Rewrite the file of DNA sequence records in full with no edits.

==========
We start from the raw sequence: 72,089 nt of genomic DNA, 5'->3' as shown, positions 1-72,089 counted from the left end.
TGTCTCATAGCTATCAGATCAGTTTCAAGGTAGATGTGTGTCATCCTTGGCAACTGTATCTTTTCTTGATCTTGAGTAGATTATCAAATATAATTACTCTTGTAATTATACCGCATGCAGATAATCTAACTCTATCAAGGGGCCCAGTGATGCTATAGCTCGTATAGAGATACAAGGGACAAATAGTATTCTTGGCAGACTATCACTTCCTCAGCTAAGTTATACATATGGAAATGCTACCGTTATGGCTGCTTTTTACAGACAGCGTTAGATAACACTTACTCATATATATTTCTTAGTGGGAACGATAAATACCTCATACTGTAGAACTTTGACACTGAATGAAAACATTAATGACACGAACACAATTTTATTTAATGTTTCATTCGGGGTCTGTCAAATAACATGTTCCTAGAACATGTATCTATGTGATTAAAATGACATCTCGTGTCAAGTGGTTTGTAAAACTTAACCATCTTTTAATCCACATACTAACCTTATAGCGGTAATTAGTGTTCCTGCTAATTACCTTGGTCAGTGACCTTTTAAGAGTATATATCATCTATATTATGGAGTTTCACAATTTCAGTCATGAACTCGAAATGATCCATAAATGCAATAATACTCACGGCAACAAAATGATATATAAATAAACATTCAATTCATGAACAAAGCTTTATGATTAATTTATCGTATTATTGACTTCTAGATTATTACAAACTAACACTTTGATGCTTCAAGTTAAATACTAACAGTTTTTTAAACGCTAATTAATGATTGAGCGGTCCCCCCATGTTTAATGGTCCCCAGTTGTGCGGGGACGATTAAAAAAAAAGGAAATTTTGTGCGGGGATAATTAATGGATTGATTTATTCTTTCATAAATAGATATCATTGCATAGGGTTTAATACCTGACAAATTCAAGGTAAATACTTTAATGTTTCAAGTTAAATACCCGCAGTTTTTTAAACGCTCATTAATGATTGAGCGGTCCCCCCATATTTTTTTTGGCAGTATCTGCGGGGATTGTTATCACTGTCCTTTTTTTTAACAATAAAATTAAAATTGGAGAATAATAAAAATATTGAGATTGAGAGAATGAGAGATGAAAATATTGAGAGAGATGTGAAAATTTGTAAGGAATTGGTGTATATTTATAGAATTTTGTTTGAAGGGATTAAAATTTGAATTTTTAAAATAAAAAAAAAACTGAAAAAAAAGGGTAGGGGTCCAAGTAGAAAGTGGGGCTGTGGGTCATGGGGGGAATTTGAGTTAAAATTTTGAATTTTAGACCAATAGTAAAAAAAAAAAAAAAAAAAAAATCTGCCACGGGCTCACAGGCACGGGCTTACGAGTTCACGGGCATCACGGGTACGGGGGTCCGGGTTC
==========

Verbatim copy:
We start from the raw sequence: 72,089 nt of genomic DNA, 5'->3' as shown, positions 1-72,089 counted from the left end.
TGTCTCATAGCTATCAGATCAGTTTCAAGGTAGATGTGTGTCATCCTTGGCAACTGTATCTTTTCTTGATCTTGAGTAGATTATCAAATATAATTACTCTTGTAATTATACCGCATGCAGATAATCTAACTCTATCAAGGGGCCCAGTGATGCTATAGCTCGTATAGAGATACAAGGGACAAATAGTATTCTTGGCAGACTATCACTTCCTCAGCTAAGTTATACATATGGAAATGCTACCGTTATGGCTGCTTTTTACAGACAGCGTTAGATAACACTTACTCATATATATTTCTTAGTGGGAACGATAAATACCTCATACTGTAGAACTTTGACACTGAATGAAAACATTAATGACACGAACACAATTTTATTTAATGTTTCATTCGGGGTCTGTCAAATAACATGTTCCTAGAACATGTATCTATGTGATTAAAATGACATCTCGTGTCAAGTGGTTTGTAAAACTTAACCATCTTTTAATCCACATACTAACCTTATAGCGGTAATTAGTGTTCCTGCTAATTACCTTGGTCAGTGACCTTTTAAGAGTATATATCATCTATATTATGGAGTTTCACAATTTCAGTCATGAACTCGAAATGATCCATAAATGCAATAATACTCACGGCAACAAAATGATATATAAATAAACATTCAATTCATGAACAAAGCTTTATGATTAATTTATCGTATTATTGACTTCTAGATTATTACAAACTAACACTTTGATGCTTCAAGTTAAATACTAACAGTTTTTTAAACGCTAATTAATGATTGAGCGGTCCCCCCATGTTTAATGGTCCCCAGTTGTGCGGGGACGATTAAAAAAAAAGGAAATTTTGTGCGGGGATAATTAATGGATTGATTTATTCTTTCATAAATAGATATCATTGCATAGGGTTTAATACCTGACAAATTCAAGGTAAATACTTTAATGTTTCAAGTTAAATACCCGCAGTTTTTTAAACGCTCATTAATGATTGAGCGGTCCCCCCATATTTTTTTTGGCAGTATCTGCGGGGATTGTTATCACTGTCCTTTTTTTTAACAATAAAATTAAAATTGGAGAATAATAAAAATATTGAGATTGAGAGAATGAGAGATGAAAATATTGAGAGAGATGTGAAAATTTGTAAGGAATTGGTGTATATTTATAGAATTTTGTTTGAAGGGATTAAAATTTGAATTTTTAAAATAAAAAAAAAACTGAAAAAAAAGGGTAGGGGTCCAAGTAGAAAGTGGGGCTGTGGGTCATGGGGGGAATTTGAGTTAAAATTTTGAATTTTAGACCAATAGTAAAAAAAAAAAAAAAAAAAAAATCTGCCACGGGCTCACAGGCACGGGCTTACGAGTTCACGGGCATCACGGGTACGGGGGTCCGGGTTC